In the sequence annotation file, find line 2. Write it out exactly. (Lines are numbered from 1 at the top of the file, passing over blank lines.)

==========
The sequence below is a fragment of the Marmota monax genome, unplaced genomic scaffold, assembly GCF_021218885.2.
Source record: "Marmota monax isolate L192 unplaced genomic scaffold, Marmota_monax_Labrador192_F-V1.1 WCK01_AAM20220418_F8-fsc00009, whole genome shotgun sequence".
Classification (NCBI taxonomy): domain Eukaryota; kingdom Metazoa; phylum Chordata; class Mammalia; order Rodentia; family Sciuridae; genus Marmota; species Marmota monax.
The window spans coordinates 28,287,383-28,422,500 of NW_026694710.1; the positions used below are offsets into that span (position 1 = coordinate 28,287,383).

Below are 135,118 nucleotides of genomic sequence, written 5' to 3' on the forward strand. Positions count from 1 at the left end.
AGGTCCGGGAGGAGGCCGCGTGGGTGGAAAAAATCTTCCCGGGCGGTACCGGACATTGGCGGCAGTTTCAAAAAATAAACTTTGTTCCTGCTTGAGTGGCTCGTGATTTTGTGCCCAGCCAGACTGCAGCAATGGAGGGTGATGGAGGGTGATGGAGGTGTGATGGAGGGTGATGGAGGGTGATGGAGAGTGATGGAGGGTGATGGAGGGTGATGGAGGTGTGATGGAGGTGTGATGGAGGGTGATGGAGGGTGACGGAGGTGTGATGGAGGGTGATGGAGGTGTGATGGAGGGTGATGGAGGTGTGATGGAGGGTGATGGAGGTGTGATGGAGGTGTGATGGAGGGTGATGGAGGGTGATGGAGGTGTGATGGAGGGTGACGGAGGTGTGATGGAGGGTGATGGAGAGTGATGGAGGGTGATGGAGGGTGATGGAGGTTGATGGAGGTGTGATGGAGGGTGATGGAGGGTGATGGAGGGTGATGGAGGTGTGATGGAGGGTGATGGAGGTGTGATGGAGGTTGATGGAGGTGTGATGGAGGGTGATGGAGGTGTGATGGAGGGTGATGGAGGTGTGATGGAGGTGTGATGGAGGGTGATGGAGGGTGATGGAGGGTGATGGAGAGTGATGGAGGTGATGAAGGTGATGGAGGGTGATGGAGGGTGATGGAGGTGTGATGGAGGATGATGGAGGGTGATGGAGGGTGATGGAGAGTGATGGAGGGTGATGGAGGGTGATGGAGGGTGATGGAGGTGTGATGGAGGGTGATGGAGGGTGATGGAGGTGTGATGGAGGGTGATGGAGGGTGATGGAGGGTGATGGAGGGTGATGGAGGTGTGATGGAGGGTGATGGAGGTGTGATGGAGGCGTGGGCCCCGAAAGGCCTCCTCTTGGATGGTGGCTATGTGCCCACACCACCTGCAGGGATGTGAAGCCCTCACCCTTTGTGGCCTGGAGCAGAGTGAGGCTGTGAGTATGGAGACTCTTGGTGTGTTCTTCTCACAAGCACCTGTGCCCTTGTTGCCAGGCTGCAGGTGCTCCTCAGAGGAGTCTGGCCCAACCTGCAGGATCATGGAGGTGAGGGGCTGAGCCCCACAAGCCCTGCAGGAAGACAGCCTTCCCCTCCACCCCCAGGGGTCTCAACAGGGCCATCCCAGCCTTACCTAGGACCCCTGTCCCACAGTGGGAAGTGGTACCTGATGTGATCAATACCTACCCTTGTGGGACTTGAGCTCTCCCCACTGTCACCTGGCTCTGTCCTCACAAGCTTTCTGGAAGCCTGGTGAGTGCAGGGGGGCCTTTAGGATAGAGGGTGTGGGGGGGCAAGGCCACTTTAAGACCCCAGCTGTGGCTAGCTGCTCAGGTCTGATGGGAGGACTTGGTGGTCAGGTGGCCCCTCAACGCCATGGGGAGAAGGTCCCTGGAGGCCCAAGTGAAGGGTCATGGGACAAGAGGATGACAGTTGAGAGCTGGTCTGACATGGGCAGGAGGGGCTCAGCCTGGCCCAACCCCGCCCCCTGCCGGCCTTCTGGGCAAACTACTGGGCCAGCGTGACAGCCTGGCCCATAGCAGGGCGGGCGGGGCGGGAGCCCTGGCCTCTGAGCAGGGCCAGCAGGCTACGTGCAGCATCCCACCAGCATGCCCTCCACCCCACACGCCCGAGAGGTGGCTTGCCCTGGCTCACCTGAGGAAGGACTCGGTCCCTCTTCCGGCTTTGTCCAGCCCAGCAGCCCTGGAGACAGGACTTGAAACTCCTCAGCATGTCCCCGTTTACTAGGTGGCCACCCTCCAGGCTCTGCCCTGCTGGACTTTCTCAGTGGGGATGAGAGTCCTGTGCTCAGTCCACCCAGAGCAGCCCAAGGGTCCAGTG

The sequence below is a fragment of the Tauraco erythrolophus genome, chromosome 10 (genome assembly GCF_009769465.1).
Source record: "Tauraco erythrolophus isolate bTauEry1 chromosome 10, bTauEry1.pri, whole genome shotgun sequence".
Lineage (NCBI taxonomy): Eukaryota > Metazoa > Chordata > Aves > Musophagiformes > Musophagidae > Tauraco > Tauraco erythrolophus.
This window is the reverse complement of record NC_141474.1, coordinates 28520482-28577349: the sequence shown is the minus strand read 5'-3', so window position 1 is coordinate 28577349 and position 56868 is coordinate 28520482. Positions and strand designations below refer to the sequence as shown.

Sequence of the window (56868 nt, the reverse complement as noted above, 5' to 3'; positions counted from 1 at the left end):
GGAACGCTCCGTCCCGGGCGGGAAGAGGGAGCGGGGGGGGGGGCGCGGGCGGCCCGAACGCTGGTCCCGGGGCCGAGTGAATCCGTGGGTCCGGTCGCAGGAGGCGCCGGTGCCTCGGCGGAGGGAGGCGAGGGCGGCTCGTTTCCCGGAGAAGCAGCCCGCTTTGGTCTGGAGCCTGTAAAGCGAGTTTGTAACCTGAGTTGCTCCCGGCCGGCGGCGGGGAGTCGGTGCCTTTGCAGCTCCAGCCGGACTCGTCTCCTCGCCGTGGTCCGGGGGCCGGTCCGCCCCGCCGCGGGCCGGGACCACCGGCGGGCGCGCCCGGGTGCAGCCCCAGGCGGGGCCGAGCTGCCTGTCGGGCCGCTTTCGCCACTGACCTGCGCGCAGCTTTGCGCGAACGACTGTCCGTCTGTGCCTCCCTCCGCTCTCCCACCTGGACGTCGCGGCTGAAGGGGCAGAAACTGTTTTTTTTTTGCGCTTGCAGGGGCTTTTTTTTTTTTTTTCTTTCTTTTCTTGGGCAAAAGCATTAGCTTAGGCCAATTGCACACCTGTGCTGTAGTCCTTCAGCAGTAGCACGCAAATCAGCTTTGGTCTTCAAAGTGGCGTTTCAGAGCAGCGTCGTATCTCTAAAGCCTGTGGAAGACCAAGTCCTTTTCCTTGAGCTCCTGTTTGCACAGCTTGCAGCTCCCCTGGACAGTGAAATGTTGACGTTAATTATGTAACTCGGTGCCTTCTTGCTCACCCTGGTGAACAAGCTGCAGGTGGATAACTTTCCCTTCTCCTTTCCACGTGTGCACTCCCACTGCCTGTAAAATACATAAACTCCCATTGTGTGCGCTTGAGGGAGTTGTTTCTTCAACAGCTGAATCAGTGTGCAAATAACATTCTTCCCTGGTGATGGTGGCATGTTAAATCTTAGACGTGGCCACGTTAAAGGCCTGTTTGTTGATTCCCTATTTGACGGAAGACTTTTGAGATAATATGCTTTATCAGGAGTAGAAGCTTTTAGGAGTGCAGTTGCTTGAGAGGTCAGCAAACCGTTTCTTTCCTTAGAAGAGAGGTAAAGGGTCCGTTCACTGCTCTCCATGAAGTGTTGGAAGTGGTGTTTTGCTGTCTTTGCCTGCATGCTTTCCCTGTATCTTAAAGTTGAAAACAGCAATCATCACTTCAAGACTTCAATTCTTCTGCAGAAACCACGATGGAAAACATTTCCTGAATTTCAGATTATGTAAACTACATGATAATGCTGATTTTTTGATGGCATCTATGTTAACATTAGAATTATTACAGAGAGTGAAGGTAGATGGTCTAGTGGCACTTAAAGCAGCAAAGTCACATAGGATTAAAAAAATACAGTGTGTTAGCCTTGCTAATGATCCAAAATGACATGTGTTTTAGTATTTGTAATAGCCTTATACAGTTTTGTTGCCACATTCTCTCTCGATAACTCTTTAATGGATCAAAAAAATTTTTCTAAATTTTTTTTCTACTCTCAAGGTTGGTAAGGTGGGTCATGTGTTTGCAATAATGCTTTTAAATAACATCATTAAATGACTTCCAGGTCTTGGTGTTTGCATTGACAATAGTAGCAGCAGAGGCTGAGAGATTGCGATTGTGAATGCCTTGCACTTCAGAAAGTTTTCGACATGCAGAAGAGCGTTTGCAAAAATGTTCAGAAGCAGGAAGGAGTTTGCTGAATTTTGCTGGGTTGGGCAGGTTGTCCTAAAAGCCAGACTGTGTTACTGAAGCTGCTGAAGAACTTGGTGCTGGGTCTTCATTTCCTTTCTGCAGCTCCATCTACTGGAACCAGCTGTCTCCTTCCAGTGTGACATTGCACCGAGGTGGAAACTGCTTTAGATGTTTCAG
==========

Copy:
Source record: "Marmota monax isolate L192 unplaced genomic scaffold, Marmota_monax_Labrador192_F-V1.1 WCK01_AAM20220418_F8-fsc00009, whole genome shotgun sequence".